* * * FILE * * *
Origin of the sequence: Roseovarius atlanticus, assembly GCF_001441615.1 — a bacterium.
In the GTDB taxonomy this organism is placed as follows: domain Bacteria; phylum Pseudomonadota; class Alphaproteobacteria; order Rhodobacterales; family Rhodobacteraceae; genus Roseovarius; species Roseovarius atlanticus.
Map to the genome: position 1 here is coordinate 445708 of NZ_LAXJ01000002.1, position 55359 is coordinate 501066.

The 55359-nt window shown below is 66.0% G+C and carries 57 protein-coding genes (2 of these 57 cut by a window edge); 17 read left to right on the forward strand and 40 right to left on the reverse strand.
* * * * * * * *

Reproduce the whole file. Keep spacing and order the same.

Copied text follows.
Origin of the sequence: Roseovarius atlanticus, assembly GCF_001441615.1 — a bacterium.
In the GTDB taxonomy this organism is placed as follows: domain Bacteria; phylum Pseudomonadota; class Alphaproteobacteria; order Rhodobacterales; family Rhodobacteraceae; genus Roseovarius; species Roseovarius atlanticus.
Map to the genome: position 1 here is coordinate 445708 of NZ_LAXJ01000002.1, position 55359 is coordinate 501066.

The 55359-nt window shown below is 66.0% G+C and carries 57 protein-coding genes (2 of these 57 cut by a window edge); 17 read left to right on the forward strand and 40 right to left on the reverse strand.